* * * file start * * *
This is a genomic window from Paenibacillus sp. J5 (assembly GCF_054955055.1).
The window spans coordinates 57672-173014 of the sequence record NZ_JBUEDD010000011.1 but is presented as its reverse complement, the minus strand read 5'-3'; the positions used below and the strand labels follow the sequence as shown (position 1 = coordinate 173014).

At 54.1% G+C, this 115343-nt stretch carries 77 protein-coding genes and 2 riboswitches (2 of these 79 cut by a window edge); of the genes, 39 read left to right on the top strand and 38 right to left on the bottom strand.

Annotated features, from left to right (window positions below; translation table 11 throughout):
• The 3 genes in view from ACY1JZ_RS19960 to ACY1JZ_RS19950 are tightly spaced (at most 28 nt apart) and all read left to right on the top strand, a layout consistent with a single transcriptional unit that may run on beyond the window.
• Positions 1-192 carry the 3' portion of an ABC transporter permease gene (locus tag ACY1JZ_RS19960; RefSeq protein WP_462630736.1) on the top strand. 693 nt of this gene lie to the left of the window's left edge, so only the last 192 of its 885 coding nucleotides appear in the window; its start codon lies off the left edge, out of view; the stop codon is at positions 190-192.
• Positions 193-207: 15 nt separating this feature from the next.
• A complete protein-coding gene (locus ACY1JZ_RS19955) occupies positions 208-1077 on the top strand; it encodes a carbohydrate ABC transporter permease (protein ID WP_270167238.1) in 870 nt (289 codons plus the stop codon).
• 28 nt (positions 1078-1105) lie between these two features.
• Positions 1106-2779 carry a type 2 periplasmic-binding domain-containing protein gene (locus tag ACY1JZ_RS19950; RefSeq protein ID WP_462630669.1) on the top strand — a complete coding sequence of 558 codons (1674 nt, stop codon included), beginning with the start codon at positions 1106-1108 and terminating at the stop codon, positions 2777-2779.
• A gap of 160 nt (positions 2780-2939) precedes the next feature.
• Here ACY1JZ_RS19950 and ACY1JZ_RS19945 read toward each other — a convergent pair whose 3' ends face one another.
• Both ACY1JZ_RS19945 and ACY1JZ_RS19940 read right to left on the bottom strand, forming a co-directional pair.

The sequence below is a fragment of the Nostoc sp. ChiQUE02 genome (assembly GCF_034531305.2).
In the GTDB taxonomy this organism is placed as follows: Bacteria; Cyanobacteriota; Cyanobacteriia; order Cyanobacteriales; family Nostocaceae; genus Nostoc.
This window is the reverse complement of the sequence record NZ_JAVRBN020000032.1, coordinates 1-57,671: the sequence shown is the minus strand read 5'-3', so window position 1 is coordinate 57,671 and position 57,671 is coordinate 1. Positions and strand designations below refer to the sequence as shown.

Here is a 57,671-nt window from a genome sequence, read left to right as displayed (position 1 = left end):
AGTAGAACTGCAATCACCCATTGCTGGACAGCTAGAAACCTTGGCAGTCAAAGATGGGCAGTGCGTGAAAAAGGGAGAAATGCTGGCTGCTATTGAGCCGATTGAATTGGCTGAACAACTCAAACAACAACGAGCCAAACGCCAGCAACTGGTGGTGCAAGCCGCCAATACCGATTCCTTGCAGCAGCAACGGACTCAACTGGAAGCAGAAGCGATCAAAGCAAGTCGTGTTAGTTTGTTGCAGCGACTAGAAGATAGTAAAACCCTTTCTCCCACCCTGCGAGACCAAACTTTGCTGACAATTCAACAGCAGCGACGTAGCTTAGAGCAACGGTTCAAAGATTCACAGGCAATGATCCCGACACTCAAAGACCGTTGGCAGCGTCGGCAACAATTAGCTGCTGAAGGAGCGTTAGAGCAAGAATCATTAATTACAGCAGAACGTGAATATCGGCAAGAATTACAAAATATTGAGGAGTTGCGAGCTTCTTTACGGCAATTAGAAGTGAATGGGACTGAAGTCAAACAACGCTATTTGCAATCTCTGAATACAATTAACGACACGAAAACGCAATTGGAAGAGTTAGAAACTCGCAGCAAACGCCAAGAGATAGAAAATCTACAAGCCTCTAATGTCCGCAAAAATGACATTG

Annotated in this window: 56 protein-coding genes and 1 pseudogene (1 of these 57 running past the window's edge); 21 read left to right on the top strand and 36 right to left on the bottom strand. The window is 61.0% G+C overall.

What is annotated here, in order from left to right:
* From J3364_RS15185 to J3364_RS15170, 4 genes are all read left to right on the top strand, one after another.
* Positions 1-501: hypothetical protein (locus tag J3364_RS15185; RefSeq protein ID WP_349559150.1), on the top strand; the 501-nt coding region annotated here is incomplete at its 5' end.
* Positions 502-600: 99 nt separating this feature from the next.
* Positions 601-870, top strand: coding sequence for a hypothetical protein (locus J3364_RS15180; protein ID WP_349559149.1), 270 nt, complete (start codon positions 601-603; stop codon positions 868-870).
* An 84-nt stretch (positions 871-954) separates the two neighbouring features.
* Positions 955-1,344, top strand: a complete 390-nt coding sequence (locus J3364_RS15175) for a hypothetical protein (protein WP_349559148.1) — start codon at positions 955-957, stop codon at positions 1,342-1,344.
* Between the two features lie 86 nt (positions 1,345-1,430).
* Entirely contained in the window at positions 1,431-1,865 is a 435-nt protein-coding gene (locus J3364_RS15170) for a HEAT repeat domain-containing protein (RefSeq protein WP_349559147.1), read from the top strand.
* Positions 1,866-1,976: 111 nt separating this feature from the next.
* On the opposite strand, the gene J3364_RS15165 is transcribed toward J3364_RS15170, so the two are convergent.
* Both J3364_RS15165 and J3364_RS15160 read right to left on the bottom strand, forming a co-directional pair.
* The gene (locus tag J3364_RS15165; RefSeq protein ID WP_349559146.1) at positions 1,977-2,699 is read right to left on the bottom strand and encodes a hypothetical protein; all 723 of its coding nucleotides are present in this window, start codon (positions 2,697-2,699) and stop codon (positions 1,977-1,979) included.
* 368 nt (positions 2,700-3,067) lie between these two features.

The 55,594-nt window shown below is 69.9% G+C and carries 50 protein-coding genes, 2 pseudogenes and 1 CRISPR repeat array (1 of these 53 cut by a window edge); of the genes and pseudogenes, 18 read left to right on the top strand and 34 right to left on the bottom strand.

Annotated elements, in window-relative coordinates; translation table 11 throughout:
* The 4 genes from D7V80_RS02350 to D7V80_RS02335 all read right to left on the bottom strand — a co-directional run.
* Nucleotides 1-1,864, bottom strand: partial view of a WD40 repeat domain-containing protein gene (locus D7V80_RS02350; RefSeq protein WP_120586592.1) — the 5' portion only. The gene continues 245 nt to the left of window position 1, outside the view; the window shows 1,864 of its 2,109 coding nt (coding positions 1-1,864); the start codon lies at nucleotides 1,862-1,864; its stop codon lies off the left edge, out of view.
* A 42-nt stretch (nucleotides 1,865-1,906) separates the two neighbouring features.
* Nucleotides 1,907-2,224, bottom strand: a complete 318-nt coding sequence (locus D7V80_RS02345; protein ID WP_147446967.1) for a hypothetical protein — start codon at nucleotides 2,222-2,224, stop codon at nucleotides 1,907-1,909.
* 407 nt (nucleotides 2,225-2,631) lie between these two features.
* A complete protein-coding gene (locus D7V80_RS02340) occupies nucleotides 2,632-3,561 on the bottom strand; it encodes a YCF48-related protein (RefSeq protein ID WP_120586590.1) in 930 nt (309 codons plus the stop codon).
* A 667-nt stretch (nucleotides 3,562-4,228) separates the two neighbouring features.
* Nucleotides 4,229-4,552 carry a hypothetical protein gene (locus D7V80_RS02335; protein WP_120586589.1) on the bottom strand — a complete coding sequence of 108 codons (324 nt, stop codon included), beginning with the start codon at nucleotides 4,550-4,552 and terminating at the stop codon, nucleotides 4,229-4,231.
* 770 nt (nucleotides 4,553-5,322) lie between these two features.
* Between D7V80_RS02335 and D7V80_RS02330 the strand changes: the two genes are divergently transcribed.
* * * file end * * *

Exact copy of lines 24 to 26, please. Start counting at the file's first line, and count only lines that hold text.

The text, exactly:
* Positions 601-870, top strand: coding sequence for a hypothetical protein (locus J3364_RS15180; protein ID WP_349559149.1), 270 nt, complete (start codon positions 601-603; stop codon positions 868-870).
* An 84-nt stretch (positions 871-954) separates the two neighbouring features.
* Positions 955-1,344, top strand: a complete 390-nt coding sequence (locus J3364_RS15175) for a hypothetical protein (protein WP_349559148.1) — start codon at positions 955-957, stop codon at positions 1,342-1,344.